WHY BUSINESS SCHOOL INTERNSHIP DATA IS IMPORTANT
Internship data is a revealing harbinger for both the strength of the school’s career management center and the likely job prospects of a school’s graduating MBAs. It’s no accident that Emory University’s Goizueta School of Business, which has been putting up some of the best MBA job stats for years, has had a 100% internship success rate for the past six years in a row.
Recruiting for intern spots start early. Incoming students often hear from a school’s career management team long before they step on campus. Tuck immediately shares with incoming students a series of educational videos that describe the job search process across ten major industry sectors from healthcare to technology. “In June or July, you could be sitting on a beach somewhere and review what industries you might be interested in,” says Masland. “It’s to help them build an idea of what is the right fit.” There also are a series of industry chats throughout the summer with second year students, alumni and career development staff. And in August, just before on-campus orientation, there’s a Silicon Valley boot camp for incoming students interested in technology and energy that includes visits to such companies as Google and Chevron.
“An MBA is a big investment so we are trying to give them more options early,” explains Masland. “Things are so dense in the fall that the only time you can sit back and reflect in a related setting is before they get here. There really is no time. It’s very hard to get out of Hanover or wherever you are for a couple of days without missing classes”
MOST STUDENTS HAVE THEIR SUMMER INTERNSHIP OFFERS BY FEBRUARY
Companies generally come to campus starting in mid-September for briefings with newbies as early as two weeks after the start of classes. The students drop resumes and cover letters for openings and interview in early January. By late January or mid-February, most MBA students have already received and accepted summer offers. At Darden, two-thirds of the students have accepted intern offers by mid-February, says Oakes.
The best career offices routinely place more than 95% of their intern-seeking students into summer jobs, and many of the top business schools facilitate well over 80% of the internship offers their students get. At both Columbia Business School and Chicago Booth last year 84% of the MBAs got their internship offers as a result of the school and its connections. At Duke University’s Fuqua School of Business the number was 82%.
And internships also are an important way for MBAs to both try out a new industry or company and to earn some cash back to help offset the opportunity costs incurred from quitting a full-time job to attend a two-year MBA program.
INTERN EMPLOYERS AT SCHOOLS GENERALLY MIRROR FULL-TIME MBA HIRERS
Because such a high percentage of full-time job offers come through internships, the employers who hire MBAs for summer jobs pretty much mirror those who will ultimately scoop up the same MBAs at graduation. At MIT Sloan, for instance, McKinsey & Co. was the single biggest hirer of interns last year, bringing aboard 22 of the 328 students, nearly 7% of the MBA candidates who sought summer opportunities. The rest of the top intern employers at MIT? Google (14), Amazon (13), Bain & Co. (8), Boston Consulting Group (8), Deloitte Consulting (7), Microsoft (7), Credit Suisse (6), JP Morgan Chase (6), and Goldman Sachs (5). All big, mainstream buyers of elite MBA talent.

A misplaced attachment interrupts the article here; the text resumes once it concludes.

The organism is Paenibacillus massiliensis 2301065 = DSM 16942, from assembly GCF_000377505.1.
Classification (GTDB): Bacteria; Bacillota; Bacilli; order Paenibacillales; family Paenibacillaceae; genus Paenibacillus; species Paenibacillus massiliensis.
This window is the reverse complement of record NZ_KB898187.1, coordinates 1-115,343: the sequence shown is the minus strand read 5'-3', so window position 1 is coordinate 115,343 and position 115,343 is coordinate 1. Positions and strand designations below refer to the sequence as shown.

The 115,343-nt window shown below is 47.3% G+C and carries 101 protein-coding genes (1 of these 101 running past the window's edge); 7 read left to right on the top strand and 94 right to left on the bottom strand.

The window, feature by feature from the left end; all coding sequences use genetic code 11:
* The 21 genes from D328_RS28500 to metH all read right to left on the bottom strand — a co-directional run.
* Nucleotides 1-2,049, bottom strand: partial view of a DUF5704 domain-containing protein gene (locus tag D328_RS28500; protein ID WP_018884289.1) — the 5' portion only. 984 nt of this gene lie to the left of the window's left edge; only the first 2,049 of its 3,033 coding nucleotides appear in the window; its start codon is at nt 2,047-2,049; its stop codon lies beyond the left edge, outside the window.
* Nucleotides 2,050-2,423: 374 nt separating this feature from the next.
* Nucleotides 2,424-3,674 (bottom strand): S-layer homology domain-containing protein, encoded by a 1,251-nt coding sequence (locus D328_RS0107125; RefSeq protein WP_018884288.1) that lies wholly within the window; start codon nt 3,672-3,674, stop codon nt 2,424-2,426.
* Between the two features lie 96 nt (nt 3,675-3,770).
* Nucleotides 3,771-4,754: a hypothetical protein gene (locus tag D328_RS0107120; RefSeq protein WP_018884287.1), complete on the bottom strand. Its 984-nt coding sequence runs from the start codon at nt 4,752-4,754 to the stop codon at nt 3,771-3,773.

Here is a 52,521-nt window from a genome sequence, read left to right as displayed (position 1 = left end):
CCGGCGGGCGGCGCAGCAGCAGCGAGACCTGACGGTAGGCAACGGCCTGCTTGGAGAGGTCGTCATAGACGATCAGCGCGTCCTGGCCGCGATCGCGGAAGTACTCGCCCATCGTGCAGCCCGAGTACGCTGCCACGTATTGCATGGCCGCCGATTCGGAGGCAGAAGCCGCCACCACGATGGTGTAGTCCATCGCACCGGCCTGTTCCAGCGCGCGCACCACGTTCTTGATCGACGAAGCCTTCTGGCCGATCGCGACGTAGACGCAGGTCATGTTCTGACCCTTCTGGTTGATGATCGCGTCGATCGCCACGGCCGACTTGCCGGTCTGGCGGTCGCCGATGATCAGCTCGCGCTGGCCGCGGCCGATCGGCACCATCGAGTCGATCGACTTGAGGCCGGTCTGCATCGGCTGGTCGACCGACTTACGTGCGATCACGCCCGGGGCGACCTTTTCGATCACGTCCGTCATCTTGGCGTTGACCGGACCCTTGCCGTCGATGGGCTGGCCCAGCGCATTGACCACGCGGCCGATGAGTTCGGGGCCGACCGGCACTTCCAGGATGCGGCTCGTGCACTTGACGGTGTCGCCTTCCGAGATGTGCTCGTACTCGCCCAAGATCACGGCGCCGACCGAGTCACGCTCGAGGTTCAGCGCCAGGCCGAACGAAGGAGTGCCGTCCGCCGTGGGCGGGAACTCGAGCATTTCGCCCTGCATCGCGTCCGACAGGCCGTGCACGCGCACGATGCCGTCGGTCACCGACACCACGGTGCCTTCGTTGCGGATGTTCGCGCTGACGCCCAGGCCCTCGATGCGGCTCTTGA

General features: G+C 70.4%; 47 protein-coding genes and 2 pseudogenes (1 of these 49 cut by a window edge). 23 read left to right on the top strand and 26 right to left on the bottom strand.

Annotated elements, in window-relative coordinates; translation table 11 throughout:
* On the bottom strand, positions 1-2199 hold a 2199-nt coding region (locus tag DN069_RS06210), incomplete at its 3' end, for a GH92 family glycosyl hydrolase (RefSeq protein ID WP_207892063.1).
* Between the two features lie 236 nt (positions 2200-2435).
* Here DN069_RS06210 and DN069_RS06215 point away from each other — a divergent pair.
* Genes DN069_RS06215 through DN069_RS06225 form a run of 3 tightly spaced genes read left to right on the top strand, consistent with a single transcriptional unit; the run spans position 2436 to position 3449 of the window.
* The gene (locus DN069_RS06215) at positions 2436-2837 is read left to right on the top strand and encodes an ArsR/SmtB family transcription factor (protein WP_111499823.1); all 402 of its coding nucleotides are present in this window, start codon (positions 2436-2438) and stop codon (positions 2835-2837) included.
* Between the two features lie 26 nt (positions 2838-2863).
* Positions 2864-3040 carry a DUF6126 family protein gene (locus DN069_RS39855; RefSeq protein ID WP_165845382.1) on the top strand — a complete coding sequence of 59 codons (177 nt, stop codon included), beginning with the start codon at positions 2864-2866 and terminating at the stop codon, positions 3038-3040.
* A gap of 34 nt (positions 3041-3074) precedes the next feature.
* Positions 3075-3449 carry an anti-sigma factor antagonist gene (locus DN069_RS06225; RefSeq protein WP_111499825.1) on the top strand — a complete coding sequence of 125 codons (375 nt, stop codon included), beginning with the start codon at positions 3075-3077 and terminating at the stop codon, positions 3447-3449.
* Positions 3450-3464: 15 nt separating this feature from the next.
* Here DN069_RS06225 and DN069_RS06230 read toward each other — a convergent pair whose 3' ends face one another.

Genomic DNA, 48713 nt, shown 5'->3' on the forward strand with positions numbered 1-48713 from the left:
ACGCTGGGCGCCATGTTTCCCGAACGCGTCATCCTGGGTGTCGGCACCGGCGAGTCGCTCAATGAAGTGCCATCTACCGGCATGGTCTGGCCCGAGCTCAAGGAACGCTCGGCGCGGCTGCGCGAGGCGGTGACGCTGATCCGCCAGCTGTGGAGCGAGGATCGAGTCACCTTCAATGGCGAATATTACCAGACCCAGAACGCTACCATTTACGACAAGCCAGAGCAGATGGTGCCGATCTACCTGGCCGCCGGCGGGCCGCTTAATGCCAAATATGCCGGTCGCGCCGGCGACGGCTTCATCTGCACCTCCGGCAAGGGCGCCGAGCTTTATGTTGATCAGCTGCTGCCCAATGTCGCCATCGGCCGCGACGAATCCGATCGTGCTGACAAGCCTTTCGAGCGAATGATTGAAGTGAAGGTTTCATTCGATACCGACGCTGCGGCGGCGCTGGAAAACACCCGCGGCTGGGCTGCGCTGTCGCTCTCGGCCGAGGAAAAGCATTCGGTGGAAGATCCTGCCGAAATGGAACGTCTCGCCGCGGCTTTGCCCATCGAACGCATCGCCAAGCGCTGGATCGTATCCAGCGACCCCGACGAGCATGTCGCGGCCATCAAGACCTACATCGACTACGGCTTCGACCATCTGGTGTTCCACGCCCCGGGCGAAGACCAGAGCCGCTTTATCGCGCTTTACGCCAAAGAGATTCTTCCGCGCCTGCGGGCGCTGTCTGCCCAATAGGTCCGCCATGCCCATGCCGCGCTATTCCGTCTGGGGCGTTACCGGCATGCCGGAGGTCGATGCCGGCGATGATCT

Internship salaries, of course, can vary widely. At MIT’s Sloan School of Management, students with summer internships last year reported median monthly pay that ranged from a high of $15,800 in consulting to a low of $1,325 in computer/electronics. As an industry, consultants paid the most–a median of $10,500 a month–while venture capital firms paid the least–$3,500 a month.
And in some cases, employers are increasingly offering sign-on bonuses for internships. At Harvard Business School, 34% of the students doing internships last year received extra median pay of $2,500, up from 13% a year earlier, in addition to the median base of $7,494, up from $7,083 for the Class of 2014. At Wharton, some 8% of MBA interns gained sign-on bonuses last year that ranged from a high of $10,000 to a low of $1,000, with the median bonus at a healthy $3,000 each. At Chicago Booth, 12% of the students who did internships in the consulting function received median sign-on bonuses of $2,500.
EVEN MBAS OUTSIDE THE M7 SUPER ELITE SCHOOLS ARE GETTING SIGN-ON BONUSES AS INTERNS
What’s more, sign-on bonuses are becoming more common outside the M7 super elite schools. At Carnegie Mellon’s Tepper School of Business, some 12% of the MBA interns last year landed signing bonuses at a median of $3,000 each. At Duke University’s Fuqua School of Business, sign-on bonuses were reported by intern recruits in consulting, financial services, the beverage and food industries, and healthcare, ranging from $10,400 in technology consulting to $6,923 in the beverage and food industries. The highest signing bonus came to $5,000, while the lowest was a token $1,000. And at Emory University’s Goizueta School of Business, MBA interns reported picking up median sign-on bonuses of $3,500 in consumer products, $6,000 in tech and $2,500 in both consulting and financial services.
Internship pay tends to be slightly less overseas than it is in the U.S. Georgetown University’s McDonough School of Business, which placed its MBA students in internships in Argentina, China, the Philippines, Romania, South Korea, Taiwan, Tanzania, Thailand, and the United Arab Emirates last year, reported that students who gained summer jobs in the U.S. earned an average $6,525 monthly vs. $4,879 for those who did their stints overseas.